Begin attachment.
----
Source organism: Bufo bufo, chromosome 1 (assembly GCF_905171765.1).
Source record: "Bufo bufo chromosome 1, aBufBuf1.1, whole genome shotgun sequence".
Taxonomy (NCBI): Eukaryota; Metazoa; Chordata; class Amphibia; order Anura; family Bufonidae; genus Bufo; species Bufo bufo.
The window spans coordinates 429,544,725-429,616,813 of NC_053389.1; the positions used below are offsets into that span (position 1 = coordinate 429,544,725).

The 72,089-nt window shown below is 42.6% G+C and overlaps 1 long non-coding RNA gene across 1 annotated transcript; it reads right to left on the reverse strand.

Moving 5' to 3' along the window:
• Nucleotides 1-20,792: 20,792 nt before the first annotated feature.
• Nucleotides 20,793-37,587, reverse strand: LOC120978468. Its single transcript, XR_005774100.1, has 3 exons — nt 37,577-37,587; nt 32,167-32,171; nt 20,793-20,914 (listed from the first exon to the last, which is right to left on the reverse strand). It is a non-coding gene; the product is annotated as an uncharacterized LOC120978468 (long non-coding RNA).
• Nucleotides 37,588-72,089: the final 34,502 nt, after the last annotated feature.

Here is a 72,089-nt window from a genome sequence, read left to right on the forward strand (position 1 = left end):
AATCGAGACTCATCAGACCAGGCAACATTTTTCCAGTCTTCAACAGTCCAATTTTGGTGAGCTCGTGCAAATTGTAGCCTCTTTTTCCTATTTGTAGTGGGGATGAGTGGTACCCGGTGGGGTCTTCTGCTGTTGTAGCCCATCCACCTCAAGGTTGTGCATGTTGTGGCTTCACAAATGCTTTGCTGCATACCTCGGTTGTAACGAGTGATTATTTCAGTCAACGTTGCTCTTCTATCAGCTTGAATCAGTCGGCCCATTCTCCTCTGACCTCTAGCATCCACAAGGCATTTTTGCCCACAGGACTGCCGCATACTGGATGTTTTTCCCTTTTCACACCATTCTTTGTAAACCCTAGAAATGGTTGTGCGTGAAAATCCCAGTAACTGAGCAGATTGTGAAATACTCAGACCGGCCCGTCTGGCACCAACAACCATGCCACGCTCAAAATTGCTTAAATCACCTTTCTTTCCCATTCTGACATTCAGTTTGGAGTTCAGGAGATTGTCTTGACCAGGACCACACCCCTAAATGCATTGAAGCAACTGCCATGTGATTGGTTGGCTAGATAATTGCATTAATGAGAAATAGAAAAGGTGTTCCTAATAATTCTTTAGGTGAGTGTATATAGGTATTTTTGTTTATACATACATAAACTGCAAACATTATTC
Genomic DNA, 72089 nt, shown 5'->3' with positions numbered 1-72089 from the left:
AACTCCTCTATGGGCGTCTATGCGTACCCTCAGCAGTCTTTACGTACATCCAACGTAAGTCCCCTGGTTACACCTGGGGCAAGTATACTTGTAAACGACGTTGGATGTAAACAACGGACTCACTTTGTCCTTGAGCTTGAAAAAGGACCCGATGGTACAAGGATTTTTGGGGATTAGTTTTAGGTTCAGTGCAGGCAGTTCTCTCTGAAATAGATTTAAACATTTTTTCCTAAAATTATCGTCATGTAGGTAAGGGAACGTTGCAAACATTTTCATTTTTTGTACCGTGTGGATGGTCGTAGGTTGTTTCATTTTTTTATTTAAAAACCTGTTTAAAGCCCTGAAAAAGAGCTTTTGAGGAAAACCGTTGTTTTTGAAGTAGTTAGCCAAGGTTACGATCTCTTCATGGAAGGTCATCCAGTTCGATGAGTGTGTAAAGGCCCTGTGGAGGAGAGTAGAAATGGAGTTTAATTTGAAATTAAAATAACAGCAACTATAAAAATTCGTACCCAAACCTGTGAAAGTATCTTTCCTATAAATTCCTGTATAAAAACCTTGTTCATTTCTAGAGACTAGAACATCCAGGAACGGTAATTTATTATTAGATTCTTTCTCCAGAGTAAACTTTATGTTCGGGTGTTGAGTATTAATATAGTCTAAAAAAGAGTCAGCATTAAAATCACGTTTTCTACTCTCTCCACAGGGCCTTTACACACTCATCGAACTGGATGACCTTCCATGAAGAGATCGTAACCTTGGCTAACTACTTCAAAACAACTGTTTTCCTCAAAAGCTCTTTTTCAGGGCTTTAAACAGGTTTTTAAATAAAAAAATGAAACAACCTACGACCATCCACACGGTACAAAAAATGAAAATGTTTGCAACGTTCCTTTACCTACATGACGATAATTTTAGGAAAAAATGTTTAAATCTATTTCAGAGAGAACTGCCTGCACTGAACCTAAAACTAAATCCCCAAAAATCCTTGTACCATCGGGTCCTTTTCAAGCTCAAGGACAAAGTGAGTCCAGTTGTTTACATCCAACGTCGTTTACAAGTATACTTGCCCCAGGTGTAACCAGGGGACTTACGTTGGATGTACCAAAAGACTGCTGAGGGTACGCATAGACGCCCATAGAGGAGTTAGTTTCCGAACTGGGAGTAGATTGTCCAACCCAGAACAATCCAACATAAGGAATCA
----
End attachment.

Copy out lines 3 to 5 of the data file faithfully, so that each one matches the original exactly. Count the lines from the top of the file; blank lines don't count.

Taxonomy (NCBI): Eukaryota; Metazoa; Chordata; class Amphibia; order Anura; family Bufonidae; genus Bufo; species Bufo bufo.
The window spans coordinates 429,544,725-429,616,813 of NC_053389.1; the positions used below are offsets into that span (position 1 = coordinate 429,544,725).

The 72,089-nt window shown below is 42.6% G+C and overlaps 1 long non-coding RNA gene across 1 annotated transcript; it reads right to left on the reverse strand.